Yamaha expands its Adventure Touring lineup with the Tracer 700

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Yamaha introduced the Tracer 700 in exactly the same fashion as it did with the 900 cc model(Credit: Yamaha)

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Hot on the heels of the commercial success that was the Tracer 900 last year, Yamaha Motor Europe is replicating the same tactic in a smaller capacity class. Based on the popular twin-cylinder MT-07, the new Adventure Sports Tourer enters a fiercely-contested market segment.

Adventure motorcycles are a hot commodity these days all over the world. Be it because they faithfully serve the "size matters" dogma acting as the motorcycle equivalent of the SUV, or maybe due to their sensible practicality and upright riding position, the undeniable fact is that this part of the two-wheeled market enjoys phenomenal success.

The latest trend sees manufacturers looking to mimic the success of their big adventurers with smaller-capacity models, thus widening their potential customer base to more income classes, as well as looking towards the Asian markets.

Just like the Tracer 900 was based on the MT-09, the 700 is essentially an MT-07 (or FZ-07 in several markets) with some key changes to cater for its new purpose. The inline twin-cylinder engine, brakes and wheels are identical to those of the roadster MT. Yamaha made some light modifications to the frame, raising the seat height at 845 mm (33.3 in) – some 40 mm (1.6 in) higher. The swingarm is also longer, resulting in a wheelbase that adds 50 mm (1.9 in) to the MT's 1,400 (55.1 in).

There is a downside to these changes, as the Tracer tips the scales at 196 kg (432 lb) in ready-to-ride mode; that'd be 14 kg (30.8 lb) more than the MT.

Both front and rear suspensions are the same units as the roadster, with the same travel (130 mm/5.1 in) and revised settings. The bike has become taller as far as the riding position is concerned, but in terms of ground clearance (140 mm/5.5 in) nothing has changed during the transformation from MT to Tracer. The new model is clearly designed for paved roads, as suggested by the use of 17-inch rubber on both ends.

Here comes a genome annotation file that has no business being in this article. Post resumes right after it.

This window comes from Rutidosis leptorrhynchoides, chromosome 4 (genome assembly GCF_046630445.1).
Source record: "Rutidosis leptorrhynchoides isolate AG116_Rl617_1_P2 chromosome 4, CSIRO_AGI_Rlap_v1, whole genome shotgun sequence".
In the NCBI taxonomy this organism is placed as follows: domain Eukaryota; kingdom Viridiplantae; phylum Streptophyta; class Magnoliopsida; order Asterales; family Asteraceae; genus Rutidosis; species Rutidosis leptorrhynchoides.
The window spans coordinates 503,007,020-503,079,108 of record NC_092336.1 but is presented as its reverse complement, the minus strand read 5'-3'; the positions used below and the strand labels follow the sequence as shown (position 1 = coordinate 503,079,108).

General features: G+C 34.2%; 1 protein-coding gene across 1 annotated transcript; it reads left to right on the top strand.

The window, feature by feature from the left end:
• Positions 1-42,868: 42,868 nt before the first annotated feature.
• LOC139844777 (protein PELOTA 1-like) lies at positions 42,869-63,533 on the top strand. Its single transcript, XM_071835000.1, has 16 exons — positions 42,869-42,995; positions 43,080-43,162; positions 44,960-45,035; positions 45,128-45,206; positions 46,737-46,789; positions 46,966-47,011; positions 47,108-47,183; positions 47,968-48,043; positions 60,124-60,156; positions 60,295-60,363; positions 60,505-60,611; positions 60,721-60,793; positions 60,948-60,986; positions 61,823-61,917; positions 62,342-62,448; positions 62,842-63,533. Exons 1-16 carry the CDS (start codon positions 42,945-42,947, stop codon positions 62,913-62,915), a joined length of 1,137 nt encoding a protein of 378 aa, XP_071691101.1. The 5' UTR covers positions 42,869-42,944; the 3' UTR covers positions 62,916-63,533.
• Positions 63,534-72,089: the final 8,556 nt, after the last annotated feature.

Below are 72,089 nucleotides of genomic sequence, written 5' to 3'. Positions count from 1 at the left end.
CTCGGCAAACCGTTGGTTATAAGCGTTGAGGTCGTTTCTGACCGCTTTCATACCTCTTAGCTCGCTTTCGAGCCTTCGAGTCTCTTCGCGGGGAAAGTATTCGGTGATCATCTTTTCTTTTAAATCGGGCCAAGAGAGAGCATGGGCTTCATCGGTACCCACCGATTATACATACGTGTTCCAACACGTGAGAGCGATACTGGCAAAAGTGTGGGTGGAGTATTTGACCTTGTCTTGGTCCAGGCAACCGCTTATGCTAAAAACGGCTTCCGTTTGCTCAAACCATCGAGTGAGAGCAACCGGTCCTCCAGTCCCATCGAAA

Its equipment has been selected with touring aspirations in mind, including a manually-adjustable wind screen, hand guards, dual seat and a 17-liter tank for adequate range – three more liters of gasoline that the MT. In terms of electronics Yamaha opted to keep it simple, with just the compulsory ABS system. Probably this has a lot to do with pricing, since the MT-07 built its huge success (at least in Europe) on its very affordable price, a value that Yamaha wouldn't really tamper with.

Available in three colors – black, blue and red – the Tracer 700 will enter the European markets in early July. At the time there is no information on whether or when it will also reach other markets. Priced around the €8,000 (US$9,000) mark in most EU countries, it will probably do its best to heat up the competition. With its feisty 689 cc twin engine that outputs 75 hp and 68 Nm, at this price tag it should make for a particularly strong adversary for motorcycles like the BMW F700/800GS or the Triumph Tiger 800, and holds a serious advantage in power over more affordable models like Honda's NC750X.

For those that would prefer to see a more off-road capable motorcycle, Yamaha is also said to be in the process of developing a Ténéré 700 to be unveiled later this year, possibly at the next Milan EICMA show.

Until then, take a first look of the Tracer 700 in the official promo video that Yamaha just released.

Source: Yamaha

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